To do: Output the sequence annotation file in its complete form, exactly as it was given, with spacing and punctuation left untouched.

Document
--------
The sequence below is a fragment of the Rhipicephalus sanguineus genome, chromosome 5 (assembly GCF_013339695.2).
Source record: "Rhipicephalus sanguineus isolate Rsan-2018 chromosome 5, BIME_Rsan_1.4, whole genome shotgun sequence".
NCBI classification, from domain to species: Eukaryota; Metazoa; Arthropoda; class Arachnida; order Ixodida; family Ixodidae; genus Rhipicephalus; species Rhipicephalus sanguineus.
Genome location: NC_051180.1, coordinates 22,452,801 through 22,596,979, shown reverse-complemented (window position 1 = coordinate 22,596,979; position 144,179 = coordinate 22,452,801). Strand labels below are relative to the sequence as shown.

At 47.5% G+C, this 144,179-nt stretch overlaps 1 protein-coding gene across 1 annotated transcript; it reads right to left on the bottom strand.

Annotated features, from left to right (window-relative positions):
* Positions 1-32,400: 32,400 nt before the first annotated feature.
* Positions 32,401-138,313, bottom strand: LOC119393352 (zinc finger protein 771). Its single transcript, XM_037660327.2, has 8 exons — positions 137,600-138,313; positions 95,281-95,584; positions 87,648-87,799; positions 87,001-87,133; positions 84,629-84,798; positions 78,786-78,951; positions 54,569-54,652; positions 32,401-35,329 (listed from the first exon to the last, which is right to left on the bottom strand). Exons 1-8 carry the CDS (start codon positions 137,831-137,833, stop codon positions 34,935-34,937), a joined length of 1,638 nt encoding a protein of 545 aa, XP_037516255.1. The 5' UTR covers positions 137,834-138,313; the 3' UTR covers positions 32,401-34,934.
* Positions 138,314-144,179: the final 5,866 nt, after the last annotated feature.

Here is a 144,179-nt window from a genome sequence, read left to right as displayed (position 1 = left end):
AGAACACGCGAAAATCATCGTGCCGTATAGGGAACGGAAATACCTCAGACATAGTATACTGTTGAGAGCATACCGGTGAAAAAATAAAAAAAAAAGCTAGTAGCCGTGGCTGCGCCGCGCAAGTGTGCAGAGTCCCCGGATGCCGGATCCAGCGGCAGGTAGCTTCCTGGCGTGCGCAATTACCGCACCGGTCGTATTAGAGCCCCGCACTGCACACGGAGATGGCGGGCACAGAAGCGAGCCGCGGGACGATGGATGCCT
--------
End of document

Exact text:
The sequence below is a fragment of the Rhipicephalus sanguineus genome, chromosome 5 (assembly GCF_013339695.2).
Source record: "Rhipicephalus sanguineus isolate Rsan-2018 chromosome 5, BIME_Rsan_1.4, whole genome shotgun sequence".
NCBI classification, from domain to species: Eukaryota; Metazoa; Arthropoda; class Arachnida; order Ixodida; family Ixodidae; genus Rhipicephalus; species Rhipicephalus sanguineus.
Genome location: NC_051180.1, coordinates 22,452,801 through 22,596,979, shown reverse-complemented (window position 1 = coordinate 22,596,979; position 144,179 = coordinate 22,452,801). Strand labels below are relative to the sequence as shown.

At 47.5% G+C, this 144,179-nt stretch overlaps 1 protein-coding gene across 1 annotated transcript; it reads right to left on the bottom strand.

Annotated features, from left to right (window-relative positions):
* Positions 1-32,400: 32,400 nt before the first annotated feature.
* Positions 32,401-138,313, bottom strand: LOC119393352 (zinc finger protein 771). Its single transcript, XM_037660327.2, has 8 exons — positions 137,600-138,313; positions 95,281-95,584; positions 87,648-87,799; positions 87,001-87,133; positions 84,629-84,798; positions 78,786-78,951; positions 54,569-54,652; positions 32,401-35,329 (listed from the first exon to the last, which is right to left on the bottom strand). Exons 1-8 carry the CDS (start codon positions 137,831-137,833, stop codon positions 34,935-34,937), a joined length of 1,638 nt encoding a protein of 545 aa, XP_037516255.1. The 5' UTR covers positions 137,834-138,313; the 3' UTR covers positions 32,401-34,934.
* Positions 138,314-144,179: the final 5,866 nt, after the last annotated feature.

Here is a 144,179-nt window from a genome sequence, read left to right as displayed (position 1 = left end):
AGAACACGCGAAAATCATCGTGCCGTATAGGGAACGGAAATACCTCAGACATAGTATACTGTTGAGAGCATACCGGTGAAAAAATAAAAAAAAAAGCTAGTAGCCGTGGCTGCGCCGCGCAAGTGTGCAGAGTCCCCGGATGCCGGATCCAGCGGCAGGTAGCTTCCTGGCGTGCGCAATTACCGCACCGGTCGTATTAGAGCCCCGCACTGCACACGGAGATGGCGGGCACAGAAGCGAGCCGCGGGACGATGGATGCCT